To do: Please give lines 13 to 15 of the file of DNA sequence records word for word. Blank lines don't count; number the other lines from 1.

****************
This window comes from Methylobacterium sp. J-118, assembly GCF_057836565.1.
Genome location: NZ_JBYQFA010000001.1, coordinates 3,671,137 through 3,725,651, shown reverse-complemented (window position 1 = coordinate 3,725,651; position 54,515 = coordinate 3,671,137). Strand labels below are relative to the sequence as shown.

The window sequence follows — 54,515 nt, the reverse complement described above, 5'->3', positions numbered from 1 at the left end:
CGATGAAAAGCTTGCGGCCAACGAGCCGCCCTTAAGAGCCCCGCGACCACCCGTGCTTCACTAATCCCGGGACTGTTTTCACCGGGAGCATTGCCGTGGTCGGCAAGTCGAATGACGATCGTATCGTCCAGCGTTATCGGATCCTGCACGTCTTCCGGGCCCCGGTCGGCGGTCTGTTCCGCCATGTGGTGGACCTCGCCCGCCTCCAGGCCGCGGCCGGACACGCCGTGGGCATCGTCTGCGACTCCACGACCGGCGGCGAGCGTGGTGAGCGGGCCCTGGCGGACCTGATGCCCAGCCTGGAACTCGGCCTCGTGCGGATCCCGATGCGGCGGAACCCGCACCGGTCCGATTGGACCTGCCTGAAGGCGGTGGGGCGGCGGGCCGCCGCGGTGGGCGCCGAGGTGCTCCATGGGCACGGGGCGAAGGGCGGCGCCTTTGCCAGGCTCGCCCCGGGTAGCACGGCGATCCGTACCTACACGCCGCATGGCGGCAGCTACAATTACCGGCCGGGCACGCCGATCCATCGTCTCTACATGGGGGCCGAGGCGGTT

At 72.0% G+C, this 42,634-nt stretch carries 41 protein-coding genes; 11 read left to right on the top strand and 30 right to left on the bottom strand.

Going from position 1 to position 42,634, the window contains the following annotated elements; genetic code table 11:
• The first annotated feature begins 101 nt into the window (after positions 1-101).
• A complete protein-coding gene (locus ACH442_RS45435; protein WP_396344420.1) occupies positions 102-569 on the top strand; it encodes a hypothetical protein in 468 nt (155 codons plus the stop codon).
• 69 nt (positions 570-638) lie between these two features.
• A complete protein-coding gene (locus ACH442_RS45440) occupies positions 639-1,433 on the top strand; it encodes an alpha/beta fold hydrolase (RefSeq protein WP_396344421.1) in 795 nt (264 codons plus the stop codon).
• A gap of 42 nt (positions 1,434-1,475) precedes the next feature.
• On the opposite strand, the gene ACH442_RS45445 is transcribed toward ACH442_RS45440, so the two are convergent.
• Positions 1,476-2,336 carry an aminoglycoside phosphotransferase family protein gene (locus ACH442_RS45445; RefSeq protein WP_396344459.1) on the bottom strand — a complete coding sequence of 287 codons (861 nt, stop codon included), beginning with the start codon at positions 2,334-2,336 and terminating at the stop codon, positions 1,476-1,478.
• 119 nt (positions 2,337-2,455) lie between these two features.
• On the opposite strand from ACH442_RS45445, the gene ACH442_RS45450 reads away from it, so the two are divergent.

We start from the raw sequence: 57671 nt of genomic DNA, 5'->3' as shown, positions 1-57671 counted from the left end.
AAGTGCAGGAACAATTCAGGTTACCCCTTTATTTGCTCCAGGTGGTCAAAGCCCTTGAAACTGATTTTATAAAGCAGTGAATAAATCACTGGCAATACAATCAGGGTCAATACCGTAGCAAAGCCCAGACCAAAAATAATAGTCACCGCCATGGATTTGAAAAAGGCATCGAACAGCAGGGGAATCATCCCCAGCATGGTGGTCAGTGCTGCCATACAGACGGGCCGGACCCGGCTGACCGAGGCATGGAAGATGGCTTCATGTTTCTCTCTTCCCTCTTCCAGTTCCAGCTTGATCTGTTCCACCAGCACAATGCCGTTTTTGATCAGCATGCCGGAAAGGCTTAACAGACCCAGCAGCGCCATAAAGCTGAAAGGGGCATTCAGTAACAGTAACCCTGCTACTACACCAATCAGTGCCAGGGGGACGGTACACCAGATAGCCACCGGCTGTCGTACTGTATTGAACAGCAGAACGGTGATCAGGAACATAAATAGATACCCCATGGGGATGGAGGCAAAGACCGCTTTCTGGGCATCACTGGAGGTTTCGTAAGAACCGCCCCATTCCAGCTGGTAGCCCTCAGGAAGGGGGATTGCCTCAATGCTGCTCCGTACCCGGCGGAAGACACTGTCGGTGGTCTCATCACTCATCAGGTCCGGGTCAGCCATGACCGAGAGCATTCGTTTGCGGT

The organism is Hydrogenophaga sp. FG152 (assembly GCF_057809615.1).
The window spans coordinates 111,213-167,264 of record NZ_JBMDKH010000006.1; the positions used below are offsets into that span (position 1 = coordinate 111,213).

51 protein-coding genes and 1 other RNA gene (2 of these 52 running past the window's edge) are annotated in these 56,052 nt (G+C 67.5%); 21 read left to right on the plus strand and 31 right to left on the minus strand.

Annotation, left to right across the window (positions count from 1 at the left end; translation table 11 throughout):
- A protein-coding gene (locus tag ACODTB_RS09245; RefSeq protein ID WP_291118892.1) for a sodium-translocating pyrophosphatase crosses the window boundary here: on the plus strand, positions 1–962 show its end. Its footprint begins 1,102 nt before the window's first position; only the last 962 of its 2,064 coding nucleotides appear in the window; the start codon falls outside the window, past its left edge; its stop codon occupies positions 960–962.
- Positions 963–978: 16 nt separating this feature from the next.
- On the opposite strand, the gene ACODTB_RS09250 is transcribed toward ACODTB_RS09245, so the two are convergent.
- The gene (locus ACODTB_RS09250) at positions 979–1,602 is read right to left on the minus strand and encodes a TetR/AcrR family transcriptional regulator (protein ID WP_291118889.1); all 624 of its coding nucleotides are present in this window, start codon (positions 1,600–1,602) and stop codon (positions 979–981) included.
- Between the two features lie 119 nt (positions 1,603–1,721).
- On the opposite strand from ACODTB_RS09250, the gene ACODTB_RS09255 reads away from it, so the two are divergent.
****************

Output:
• Positions 1,476-2,336 carry an aminoglycoside phosphotransferase family protein gene (locus ACH442_RS45445; RefSeq protein WP_396344459.1) on the bottom strand — a complete coding sequence of 287 codons (861 nt, stop codon included), beginning with the start codon at positions 2,334-2,336 and terminating at the stop codon, positions 1,476-1,478.
• 119 nt (positions 2,337-2,455) lie between these two features.
• On the opposite strand from ACH442_RS45445, the gene ACH442_RS45450 reads away from it, so the two are divergent.